Now, don’t get me wrong, she can behave like one hell of a psycho, and she did almost kill me, but what if she were just trying to help? What if my entire pattern of self-sabotage were a mechanism that made sense and was actually warning me that in order to fully love and accept myself, I needed to accept everything that had ever happened to me?
As we’re developing, the most important thing for us to believe is that the people looking after us are safe. If we don’t have that, then everything will be under threat. We need to believe that they make the right decisions.
Unfortunately, none of us have perfect parents or carers. As children, we chose to believe that they are safe and right. The alternative is far too terrifying. The challenge is that if they’re right (idealisation of the parent), then any behaviour towards us that is less than ideal doesn’t make sense. So how do we reconcile this?
The only way we can make sense of that is that we believe that their behaviour towards us was appropriate because of something to do with us. That maybe it’s our fault. If they’re not wrong, then I’m wrong. We choose to believe this because it makes sense of something that was previously too painful to think about, that there is something wrong with our carers, that they’re not perfect, and that we might not have been safe.
In adulthood, we need to uphold this belief, that I’m not good enough, that I’m not OK, because if I’m OK, then what was all that about?
It brings up our really early resistance to our true awareness of what our carers were like at some times. We get stuck in patterns of self-sabotage because we are invested in this story. It keeps a very young part of us safe from our early survival fears, but let’s be honest, it makes for a pretty crappy adult experience.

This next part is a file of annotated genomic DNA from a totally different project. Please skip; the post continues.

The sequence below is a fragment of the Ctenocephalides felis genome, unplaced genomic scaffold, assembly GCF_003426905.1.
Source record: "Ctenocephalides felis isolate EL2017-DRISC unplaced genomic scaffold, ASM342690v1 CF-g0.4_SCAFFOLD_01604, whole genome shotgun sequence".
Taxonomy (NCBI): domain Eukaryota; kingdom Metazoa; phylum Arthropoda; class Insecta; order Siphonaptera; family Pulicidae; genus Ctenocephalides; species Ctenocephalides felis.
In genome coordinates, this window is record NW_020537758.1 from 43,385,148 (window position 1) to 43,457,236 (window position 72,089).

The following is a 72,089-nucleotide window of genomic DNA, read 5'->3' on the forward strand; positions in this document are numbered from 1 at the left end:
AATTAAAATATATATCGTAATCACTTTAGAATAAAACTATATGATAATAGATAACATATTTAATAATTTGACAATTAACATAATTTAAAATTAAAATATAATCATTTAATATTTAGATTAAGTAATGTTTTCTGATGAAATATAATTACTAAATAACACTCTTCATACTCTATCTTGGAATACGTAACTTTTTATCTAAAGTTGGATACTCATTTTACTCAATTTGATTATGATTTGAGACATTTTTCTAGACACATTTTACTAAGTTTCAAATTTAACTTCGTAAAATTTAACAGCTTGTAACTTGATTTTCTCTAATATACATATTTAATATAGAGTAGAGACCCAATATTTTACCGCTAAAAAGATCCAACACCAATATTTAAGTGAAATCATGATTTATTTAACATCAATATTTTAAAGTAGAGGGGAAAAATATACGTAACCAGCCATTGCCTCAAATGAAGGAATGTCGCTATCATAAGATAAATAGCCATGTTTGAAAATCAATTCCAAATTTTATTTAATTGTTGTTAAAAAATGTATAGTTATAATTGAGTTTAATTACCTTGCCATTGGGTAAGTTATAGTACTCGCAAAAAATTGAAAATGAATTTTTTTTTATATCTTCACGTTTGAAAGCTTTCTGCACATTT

Which brings me on to the need for self-acceptance. When we deny our experience of what it was like at that time, we’re hiding from a part of ourselves. It requires us to revisit it and to feel how we felt because it’s the feeling that we’re not prepared to feel (the fear or the sadness for something that happened or didn’t happen long ago) that requires this defence mechanism, that I’m not ok, that I’m not good enough.
So the terrorist has been trying to help. The terrorist is actually my protector.
She was trying to protect me from some really deep survival fears, but I don’t need protecting from them anymore. I am an adult, I can feed myself & keep myself warm. I can give myself the love and affection that I need. And I can listen to the part of me that is still terrified and needs to uphold the belief that I’m not good enough and I can say to her, ‘it’s ok darling, tell me all about it’.
In order to fully accept ourselves, we must not only accept everything that we are, but everything that has ever happened to us.
My work as a FreeMind Hypnotherapist allows me to help my clients do what I have done & continue to do, meet with their inner child and feel the feelings that have been bottled up for so long so that finally, they can accept everything that has ever happened, and in so doing, accept themselves fully.
I am good enough. So are you.